Here’s what Tony Romo misses about football and how he found it in golf

Tony Romo’s abilities as a golfer are well documented. The 40-year-old is one of the better celebrity golfers out there and he’s competed in a number of PGA Tour events. He also tees it up in as many amateur events as he can and is a two-time winner of the American Century Championship, a yearly celebrity golf tournament. Romo is no slouch on the golf course.

Of course, his golf game isn’t what made him a household name. That honor comes courtesy of his 13-year career as quarterback of the Dallas Cowboys and, more recently, as Jim Nantz’ sidekick in the booth for CBS. Though his golf game is impressive, Romo owes his stature to football.

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But unfortunately, Romo hasn’t suited up on the gridiron since 2016, a back injury robbing him of the twilight years of his successful career. And as he explained on this week’s edition of GOLF’s Subpar, it’s something he misses dearly.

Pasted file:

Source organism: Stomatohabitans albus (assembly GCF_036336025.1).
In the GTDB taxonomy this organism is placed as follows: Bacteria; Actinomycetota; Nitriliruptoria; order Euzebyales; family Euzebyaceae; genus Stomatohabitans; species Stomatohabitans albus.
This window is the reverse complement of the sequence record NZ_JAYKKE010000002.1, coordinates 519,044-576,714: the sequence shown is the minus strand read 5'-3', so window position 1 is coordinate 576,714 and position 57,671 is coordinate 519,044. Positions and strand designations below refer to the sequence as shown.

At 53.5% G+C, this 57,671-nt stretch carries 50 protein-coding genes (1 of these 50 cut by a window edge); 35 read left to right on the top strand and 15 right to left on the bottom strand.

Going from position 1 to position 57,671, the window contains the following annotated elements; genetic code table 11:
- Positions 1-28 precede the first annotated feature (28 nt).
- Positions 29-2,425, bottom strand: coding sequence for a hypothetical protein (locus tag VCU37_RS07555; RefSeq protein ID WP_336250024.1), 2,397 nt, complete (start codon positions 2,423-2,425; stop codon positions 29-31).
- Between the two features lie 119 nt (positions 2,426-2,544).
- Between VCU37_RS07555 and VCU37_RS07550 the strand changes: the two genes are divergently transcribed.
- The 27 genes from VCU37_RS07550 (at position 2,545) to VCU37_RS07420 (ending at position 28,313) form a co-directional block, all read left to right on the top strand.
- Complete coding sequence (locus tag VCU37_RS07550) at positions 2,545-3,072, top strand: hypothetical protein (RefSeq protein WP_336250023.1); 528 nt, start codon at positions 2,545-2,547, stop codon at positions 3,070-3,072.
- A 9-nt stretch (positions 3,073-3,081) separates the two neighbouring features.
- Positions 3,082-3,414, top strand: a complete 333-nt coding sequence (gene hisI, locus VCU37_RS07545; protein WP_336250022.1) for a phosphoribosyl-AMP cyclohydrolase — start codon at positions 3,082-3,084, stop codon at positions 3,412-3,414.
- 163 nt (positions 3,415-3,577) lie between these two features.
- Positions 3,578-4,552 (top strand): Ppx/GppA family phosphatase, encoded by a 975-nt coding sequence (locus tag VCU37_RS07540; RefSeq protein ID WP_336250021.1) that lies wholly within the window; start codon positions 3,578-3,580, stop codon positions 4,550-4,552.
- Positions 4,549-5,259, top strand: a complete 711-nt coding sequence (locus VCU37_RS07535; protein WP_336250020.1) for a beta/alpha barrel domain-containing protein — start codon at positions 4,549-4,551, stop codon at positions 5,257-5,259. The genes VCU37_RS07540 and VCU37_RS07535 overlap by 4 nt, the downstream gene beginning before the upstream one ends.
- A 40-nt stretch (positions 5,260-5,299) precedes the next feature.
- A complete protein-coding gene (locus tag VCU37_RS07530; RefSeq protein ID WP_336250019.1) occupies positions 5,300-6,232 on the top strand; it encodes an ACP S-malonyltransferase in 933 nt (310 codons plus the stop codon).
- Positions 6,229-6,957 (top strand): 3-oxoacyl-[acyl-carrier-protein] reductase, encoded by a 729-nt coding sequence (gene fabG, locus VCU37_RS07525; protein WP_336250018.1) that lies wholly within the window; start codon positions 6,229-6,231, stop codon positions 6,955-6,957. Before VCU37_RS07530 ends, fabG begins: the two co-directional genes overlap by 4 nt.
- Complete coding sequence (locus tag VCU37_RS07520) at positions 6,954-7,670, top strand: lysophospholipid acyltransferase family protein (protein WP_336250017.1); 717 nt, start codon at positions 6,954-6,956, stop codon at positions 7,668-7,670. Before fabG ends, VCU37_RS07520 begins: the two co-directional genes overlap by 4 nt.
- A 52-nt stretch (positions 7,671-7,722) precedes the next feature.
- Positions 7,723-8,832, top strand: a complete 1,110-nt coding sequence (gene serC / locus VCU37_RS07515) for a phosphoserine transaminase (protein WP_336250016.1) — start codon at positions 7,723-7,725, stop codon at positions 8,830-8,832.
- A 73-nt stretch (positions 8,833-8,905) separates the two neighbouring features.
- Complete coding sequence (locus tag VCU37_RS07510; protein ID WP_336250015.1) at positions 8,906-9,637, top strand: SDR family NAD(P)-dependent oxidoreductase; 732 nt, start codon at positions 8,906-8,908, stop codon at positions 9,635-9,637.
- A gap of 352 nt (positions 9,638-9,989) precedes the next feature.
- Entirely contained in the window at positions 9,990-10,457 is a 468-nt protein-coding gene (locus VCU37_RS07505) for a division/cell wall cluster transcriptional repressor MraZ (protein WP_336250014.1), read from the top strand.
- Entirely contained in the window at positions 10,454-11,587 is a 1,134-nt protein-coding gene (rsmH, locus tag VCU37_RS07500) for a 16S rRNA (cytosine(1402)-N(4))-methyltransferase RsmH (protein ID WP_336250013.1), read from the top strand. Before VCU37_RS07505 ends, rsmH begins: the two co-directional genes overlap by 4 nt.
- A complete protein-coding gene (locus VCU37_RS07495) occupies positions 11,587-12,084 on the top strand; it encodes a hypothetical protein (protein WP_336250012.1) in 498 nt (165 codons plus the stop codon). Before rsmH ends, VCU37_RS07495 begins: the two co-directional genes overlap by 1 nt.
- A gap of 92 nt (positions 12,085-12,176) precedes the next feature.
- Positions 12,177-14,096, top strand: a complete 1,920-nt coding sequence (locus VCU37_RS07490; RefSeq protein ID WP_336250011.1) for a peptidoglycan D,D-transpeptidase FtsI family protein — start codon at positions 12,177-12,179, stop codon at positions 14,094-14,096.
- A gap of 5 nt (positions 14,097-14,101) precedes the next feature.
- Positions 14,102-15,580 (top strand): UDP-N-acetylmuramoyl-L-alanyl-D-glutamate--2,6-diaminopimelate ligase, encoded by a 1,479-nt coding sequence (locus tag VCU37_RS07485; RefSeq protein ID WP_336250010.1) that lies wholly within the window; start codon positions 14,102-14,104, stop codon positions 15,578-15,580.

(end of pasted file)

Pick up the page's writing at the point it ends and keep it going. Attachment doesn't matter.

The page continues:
“Competition was joy,” Romo said. “But I liked it because I wanted to go improve. I used to have pure joy going to bed at night thinking that I got better. And that the next day, you were finally going to see the real version of what you always wanted to be. That gave me a great feeling.”

Now that hunger for competition and drive to get better has been replaced by golf. Instead of working on his throwing motion each day, he’s trying to whittle away at his handicap.

“With football I think I’ve taken that and moved it over (to golf),” Romo said. “Obviously walking out and having 100,000 people cheering when you score a touchdown or you win a game late, those are rare feelings right there.”

Check out the entire episode of Subpar below as Romo discusses playing quarterback for the Cowboys, how much he practices his golf game and more.

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Golf.com Editor

Zephyr Melton is an assistant editor for GOLF.com where he spends his days blogging, producing and editing. Prior to joining the team at GOLF.com, he attended the University of Texas followed by stops with Team USA, the Green Bay Packers and the PGA Tour. He assists on all things instruction and is the staff’s self-appointed development tour “expert.”